that does not illustrate anything, Bernie... what you see on screen (and what raw converter in camera saves as "OOC JPG") is not what is inside the raw converter after demosaick and all those operations before exposure adjustment for its code to work with, that's it... when you play with exposure adjustment in LR/ACR the code does not work with some fixed result of some previous exposure adjustment (like when you load that "OOC JPG")...
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bernie west

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Re: Precise Digital Exposure
« Reply #89 on: April 20, 2015, 10:46:11 am »

:D

if the data in all 3 channel is "clipped" what do you think is happening ?

Exactly (in a broad sense) what is happening in DCRAW when all three channels are clipped in the jpeg and LR histogram.  As I said, you can simply test this yourself by doing a side by side raw conversion with DCRAW vs LR.  Have you ever tested this yourself?  It doesn't sound like it.  I and a lot of others have, and the only differences are small differences.  BOTH raw converters recover more or less the same highlight detail.  LR, because it isn't truly linear as described by a number of posters in this thread, can get some funky stuff happening in the colours sometimes.

Quote
PS: if the details "appear" that simply means "nominally blown raw file" was not "nominally blown" in all channels

I don't think you've really followed what this debate  is actually about.  No one is suggesting that data blown in the actual raw data itself can be saved (other than through rebuilding via other channels where possible).  What we are talking about is where the LR histogram indicates that all three channels are blown.  According to your description, that data is lost.  According to reality, it's not necessarily blown.  THAT'S the whole point about ETTR.  
« Last Edit: April 20, 2015, 10:52:28 am by bernie west »
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bernie west

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Re: Precise Digital Exposure
« Reply #90 on: April 20, 2015, 10:51:21 am »

that does not illustrate anything, Bernie... what you see on screen (and what raw converter in camera saves as "OOC JPG") is not what is inside the raw converter after demosaick and all those operations before exposure adjustment for its code to work with, that's it... when you play with exposure adjustment in LR/ACR the code does not work with some fixed result of some previous exposure adjustment (like when you load that "OOC JPG")...

Ok, well if that's the case, then the LR environment would have to be greater than 16bit to hold all this extra headroom that's outside the 16bit limit after white balance and gamma etc.
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AlterEgo

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Re: Precise Digital Exposure
« Reply #91 on: April 20, 2015, 10:54:57 am »

ASAIK, based on text from Thomas and Eric at Adobe, if one (perhaps two?) channels are clipped, they can reconstruct them from the remaining data.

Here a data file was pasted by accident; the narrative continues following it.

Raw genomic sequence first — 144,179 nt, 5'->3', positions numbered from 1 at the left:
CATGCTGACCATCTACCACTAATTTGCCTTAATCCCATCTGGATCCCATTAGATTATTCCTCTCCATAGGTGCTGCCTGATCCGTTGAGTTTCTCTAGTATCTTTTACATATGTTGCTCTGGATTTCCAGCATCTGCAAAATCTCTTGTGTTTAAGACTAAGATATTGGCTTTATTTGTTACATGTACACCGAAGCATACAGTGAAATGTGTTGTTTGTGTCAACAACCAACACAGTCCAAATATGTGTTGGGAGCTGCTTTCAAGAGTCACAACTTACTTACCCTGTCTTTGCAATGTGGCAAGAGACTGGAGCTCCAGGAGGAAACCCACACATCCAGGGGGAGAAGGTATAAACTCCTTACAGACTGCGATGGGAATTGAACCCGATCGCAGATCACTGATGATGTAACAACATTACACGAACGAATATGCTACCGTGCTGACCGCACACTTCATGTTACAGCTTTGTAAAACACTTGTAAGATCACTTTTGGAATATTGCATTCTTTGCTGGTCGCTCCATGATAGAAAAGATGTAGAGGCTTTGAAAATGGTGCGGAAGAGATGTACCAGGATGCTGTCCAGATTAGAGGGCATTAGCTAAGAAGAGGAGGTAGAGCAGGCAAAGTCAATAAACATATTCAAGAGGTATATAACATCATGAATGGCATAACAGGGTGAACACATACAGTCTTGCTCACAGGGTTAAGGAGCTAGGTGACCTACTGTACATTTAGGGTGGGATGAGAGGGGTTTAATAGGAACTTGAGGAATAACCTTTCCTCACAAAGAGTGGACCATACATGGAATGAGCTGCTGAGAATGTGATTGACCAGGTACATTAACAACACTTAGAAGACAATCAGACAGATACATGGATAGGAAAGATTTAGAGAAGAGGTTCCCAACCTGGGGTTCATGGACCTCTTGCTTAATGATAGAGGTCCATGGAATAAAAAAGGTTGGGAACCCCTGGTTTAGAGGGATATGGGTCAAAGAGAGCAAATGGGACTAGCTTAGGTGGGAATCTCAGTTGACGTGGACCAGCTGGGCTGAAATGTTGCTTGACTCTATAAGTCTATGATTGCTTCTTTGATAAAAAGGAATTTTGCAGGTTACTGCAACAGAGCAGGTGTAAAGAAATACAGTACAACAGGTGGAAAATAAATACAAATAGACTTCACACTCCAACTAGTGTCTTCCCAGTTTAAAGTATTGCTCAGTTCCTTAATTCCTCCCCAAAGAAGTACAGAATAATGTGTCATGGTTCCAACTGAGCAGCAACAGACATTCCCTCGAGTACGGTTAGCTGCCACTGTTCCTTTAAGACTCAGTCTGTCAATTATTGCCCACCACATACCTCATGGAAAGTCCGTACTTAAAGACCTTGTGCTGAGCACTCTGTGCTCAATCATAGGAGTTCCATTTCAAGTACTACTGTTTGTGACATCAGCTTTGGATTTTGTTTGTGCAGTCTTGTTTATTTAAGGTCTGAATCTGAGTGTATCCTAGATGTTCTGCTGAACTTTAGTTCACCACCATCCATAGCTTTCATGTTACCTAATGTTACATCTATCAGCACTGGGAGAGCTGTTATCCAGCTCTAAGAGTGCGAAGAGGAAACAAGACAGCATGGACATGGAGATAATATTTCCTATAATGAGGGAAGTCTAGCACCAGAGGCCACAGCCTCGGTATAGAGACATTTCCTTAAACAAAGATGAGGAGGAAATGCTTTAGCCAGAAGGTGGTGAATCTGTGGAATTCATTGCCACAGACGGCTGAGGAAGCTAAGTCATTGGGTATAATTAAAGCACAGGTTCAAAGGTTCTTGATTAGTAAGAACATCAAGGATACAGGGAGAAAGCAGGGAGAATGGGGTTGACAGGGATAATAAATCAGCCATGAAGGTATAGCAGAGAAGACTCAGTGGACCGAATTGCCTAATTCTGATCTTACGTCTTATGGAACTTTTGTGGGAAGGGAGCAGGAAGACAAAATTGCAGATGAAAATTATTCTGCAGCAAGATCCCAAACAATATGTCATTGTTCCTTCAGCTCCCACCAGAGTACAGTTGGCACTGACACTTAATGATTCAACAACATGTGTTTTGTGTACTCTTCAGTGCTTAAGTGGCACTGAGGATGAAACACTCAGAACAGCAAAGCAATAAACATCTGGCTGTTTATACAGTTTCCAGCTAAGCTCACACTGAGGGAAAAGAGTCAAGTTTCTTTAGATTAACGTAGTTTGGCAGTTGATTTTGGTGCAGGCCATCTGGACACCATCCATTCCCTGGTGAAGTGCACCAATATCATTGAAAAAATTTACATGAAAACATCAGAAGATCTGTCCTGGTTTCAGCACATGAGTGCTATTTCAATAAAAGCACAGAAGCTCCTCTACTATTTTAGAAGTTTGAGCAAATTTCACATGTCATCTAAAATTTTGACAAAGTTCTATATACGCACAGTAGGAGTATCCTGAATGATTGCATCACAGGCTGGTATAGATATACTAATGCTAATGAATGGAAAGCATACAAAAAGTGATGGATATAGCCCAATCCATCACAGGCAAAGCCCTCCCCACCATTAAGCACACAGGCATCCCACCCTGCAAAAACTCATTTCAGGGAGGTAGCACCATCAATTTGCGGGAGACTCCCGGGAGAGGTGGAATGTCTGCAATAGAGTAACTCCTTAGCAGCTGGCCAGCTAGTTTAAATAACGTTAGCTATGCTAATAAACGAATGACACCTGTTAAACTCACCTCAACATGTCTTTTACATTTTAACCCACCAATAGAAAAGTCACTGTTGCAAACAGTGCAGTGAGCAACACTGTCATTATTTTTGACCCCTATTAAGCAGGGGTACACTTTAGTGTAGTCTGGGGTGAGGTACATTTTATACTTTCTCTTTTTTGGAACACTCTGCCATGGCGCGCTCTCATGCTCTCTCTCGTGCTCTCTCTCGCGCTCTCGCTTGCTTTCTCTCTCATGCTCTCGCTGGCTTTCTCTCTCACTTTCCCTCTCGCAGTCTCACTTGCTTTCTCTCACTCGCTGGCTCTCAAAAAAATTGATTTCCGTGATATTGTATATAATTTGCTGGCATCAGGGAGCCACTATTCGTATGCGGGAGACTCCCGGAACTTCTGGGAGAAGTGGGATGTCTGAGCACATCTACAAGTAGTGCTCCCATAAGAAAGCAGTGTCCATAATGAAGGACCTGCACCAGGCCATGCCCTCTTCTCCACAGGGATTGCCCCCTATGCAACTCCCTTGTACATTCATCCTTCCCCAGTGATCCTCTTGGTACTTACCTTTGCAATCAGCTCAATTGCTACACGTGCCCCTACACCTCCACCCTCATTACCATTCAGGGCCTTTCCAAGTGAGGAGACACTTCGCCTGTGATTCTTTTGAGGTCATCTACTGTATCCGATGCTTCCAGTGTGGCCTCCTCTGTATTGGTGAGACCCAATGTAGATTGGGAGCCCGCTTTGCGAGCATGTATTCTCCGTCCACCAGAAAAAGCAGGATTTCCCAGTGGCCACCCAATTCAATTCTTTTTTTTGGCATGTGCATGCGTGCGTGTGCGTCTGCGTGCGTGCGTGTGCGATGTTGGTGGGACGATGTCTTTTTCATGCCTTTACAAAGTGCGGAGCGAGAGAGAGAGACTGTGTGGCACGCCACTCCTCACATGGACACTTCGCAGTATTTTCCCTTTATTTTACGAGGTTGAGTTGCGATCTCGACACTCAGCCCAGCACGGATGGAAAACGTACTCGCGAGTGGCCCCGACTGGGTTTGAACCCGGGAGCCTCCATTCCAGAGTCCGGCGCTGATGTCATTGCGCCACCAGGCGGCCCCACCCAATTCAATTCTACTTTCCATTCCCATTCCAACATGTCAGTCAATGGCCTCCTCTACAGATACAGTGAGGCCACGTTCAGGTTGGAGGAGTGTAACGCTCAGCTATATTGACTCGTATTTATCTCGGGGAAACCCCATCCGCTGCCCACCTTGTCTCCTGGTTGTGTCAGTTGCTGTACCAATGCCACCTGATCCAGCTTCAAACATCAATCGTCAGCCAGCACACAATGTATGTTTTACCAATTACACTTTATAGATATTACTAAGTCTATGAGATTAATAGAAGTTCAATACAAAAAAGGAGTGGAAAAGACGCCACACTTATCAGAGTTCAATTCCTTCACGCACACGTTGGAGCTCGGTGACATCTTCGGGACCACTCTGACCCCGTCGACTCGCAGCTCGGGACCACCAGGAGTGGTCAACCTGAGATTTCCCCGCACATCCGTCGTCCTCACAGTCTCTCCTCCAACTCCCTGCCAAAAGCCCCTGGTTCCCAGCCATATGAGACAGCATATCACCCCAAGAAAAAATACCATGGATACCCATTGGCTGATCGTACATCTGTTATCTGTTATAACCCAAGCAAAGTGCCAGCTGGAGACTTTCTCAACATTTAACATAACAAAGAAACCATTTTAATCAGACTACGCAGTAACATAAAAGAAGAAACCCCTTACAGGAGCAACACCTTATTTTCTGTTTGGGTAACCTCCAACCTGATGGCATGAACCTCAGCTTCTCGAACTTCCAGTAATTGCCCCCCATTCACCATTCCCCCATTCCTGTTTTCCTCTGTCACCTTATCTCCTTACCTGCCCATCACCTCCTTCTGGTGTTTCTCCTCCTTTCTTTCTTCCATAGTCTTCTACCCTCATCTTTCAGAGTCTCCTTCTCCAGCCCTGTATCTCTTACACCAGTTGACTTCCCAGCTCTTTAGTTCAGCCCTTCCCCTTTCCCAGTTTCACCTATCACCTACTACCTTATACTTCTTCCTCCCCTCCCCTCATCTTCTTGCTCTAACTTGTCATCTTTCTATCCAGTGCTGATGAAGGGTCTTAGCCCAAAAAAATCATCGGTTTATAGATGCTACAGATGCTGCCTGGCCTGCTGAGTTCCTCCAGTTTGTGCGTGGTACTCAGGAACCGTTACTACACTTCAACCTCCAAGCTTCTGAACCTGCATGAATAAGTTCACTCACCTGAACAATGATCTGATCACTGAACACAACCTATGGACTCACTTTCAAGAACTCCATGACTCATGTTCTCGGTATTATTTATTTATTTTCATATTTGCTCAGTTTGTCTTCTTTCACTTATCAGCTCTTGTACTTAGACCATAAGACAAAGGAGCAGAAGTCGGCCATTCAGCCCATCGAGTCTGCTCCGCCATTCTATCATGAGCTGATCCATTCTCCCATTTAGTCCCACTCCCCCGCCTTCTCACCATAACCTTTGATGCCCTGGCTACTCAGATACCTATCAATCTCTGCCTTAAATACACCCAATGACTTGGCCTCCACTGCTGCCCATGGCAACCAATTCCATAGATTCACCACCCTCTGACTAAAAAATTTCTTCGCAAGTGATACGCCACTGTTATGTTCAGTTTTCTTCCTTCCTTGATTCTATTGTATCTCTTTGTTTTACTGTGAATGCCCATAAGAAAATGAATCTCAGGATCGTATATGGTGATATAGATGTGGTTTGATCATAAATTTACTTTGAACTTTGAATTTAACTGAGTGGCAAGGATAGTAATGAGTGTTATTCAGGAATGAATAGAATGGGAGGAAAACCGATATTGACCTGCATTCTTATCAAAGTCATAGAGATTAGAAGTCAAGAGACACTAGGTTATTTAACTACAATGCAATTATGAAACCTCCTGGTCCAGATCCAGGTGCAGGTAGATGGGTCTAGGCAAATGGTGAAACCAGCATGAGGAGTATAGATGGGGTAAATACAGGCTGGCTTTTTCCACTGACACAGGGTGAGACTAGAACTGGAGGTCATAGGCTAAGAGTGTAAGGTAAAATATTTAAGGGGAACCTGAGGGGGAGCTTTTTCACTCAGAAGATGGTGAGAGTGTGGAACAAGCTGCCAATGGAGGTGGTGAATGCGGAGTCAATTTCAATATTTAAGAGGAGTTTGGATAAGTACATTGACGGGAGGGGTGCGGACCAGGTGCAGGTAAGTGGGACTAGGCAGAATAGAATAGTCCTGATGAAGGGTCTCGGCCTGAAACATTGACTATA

we were talking about the case when everything is clipped - then no details can be invented ("reconstructed"... one can understand how data is reconstructed in case of ECC codes - because it was not actually lost) but raw converter can keep the area nicely white (invent the color to fill - no details) for a pleasant visual look

for Bernie's benefit some quotes from EChan

"the DNG processing model performs a linearization of the original raw image values followed by demosaicing, then white balance. All of the other image stages follow. So to answer your question, all of the image ops except for linearization (which isn't under user control anyways) happens after demosaicing. "

"In the minus direction, the only difference is that ACR tries to keep clipped whites white (i.e., we did not feel it was photographically useful to let speculars turn into gray blobs, though we still let users accomplish that with the point curve).  Remember, when reducing (software) Exposure, there's nothing "above" the sensor saturation point (very unlike at capture time, where reducing the capture exposure can indeed record additional information), so there is a question of how to treat the whites."




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AlterEgo

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Re: Precise Digital Exposure
« Reply #92 on: April 20, 2015, 10:57:18 am »

Exactly (in a broad sense) what is happening in DCRAW when all three channels are clipped in the jpeg and LR histogram.

we are not talking about dcraw or LR histogram - we are talking about when exposure correction is done inside LR/ACR... that is after demosaick, wb/color transform = not with raw data...

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AlterEgo

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Re: Precise Digital Exposure
« Reply #93 on: April 20, 2015, 11:08:29 am »

According to your description, that data is lost.  
yes, data is lost (forever that is) - some details and color can be invented/guessed (plus Adobe tries to make it visually nice while inventing/guessing) if 1 or 2 channels still not clipped... if 3 are clipped - see the quote from EChan above... this is not a reconstruction like with ECC, this is purely guesswork - but it works quite close to the reality (or simply logical/pleasant from visual perspective) in a lot of cases

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bernie west

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Re: Precise Digital Exposure
« Reply #94 on: April 20, 2015, 11:15:45 am »

we are not talking about dcraw or LR histogram - we are talking about when exposure correction is done inside LR/ACR... that is after demosaick, wb/color transform = not with raw data...



We actually were, which is why I made the point earlier that you don't seem to be following the debate very well.  Follow the quote trails back and you'll see.